The first game hack I remember was one my big brother David came up with. For our Monopoly board, he built four precisely lined, elliptically curved oak-tag sections of train track that connected the railroad spaces to one another, so you could hop from, say, the Reading to the Pennsylvania line if you wanted to. (He grew up, no surprise, to be an architect.) I asked him recently: Why the tracks? “Good question,” he emailed back. “As far as I can tell from this distant remove, we all wanted to be Jay Cooke or Cornelius Vanderbilt.” I knew who Vanderbilt was, but I had to look up Jay Cooke, the financier in the 1870s of the Northern Pacific Railroad. Dave’s regard for olden-day railway magnates apparently runs deep.

Some game changes are born of necessity rather than invention. An intern in our office, Haley Weiss, grew up with a defective Game of Life spinner. “It was manufactured incorrectly and didn’t quite fit,” she reports, “so when we realized it always jammed, we started playing with a die instead.” This made for longer games, since you can only roll up to a six on a die, whereas the regulation Life spinner goes up to 10. (Speaking of The Game of Life, an Internet wag has published new rules for it geared to millennials. Example: “You can no longer begin on the career path. You must go to college. Borrow $100,000, which you will never pay back.”)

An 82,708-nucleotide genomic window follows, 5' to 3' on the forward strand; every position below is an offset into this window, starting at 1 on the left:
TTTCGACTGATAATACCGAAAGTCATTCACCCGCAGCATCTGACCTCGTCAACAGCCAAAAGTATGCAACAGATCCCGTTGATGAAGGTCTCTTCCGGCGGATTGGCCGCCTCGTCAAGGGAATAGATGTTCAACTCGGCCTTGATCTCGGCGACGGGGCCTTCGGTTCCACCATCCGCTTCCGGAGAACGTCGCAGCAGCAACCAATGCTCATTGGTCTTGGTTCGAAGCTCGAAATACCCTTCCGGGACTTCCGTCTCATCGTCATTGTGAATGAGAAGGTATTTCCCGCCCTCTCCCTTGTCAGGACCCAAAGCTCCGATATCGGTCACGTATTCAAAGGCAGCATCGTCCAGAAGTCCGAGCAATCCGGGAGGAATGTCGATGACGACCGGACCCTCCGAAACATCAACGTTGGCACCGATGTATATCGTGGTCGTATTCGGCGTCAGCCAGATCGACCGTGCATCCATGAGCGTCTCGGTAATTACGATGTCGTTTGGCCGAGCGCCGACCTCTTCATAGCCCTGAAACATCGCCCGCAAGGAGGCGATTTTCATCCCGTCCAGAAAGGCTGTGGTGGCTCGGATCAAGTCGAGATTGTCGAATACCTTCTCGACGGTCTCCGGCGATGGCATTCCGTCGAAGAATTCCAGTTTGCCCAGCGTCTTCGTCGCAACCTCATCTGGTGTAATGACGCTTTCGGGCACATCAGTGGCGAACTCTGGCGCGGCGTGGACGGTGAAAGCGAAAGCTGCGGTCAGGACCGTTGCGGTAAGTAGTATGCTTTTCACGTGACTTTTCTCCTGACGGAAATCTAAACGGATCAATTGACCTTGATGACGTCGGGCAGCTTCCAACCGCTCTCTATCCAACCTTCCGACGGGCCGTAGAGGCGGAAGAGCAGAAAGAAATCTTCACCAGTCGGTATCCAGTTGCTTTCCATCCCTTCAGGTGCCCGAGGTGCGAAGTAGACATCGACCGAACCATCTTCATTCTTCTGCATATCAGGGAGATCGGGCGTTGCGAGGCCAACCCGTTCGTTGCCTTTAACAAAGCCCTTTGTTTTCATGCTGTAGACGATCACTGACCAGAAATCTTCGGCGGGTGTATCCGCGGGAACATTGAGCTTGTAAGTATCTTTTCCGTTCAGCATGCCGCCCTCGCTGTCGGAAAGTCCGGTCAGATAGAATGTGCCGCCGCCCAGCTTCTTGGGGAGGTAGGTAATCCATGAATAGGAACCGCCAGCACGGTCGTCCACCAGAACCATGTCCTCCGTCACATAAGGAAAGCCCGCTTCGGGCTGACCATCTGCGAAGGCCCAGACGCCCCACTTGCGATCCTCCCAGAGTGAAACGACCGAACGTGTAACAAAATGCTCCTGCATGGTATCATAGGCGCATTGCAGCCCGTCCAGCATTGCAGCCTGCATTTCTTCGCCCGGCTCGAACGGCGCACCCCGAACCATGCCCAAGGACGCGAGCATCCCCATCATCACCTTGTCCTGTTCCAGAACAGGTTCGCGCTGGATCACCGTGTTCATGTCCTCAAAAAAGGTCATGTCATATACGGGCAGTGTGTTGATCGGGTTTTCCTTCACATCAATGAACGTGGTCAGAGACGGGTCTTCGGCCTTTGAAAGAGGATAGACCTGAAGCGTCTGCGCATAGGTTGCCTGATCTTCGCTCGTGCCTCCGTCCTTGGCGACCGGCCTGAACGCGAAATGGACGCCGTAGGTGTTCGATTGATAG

But Monopoly is, far and away, the most-hacked board game of all time. Common variations include having to go around the whole board once before you can buy property; getting paid $400 if you land right on Go (as opposed to the usual $200 for passing it); making Chance cards optional; and allowing fellow players, not just the bank, to make loans.

Some Monopoly house rules are so ubiquitous that people have no idea they’re not printed on the inside of the box, which just goes to prove that no one ever actually reads the rules. (Who would? They’re so long.) We always, always played that if you landed on Free Parking, you collected all the money from the kitty in the middle of the board. You know — the kitty, where you pay your penalty for landing on the Luxury Tax space, or for drawing the Community Chest card that makes you shell out $50 for a doctor’s fee. Only in the real rules, there is no kitty. You pay that money to the bank. There is no Free Parking pot.

What’s curious about this particular house rule is that it makes an already interminable game even longer. The goal of Monopoly is to have your opponents run out of money. If they keep getting free money from the kitty, things just go on and on and on until Dad hollers that it’s bedtime, goddammit to hell, and he means now!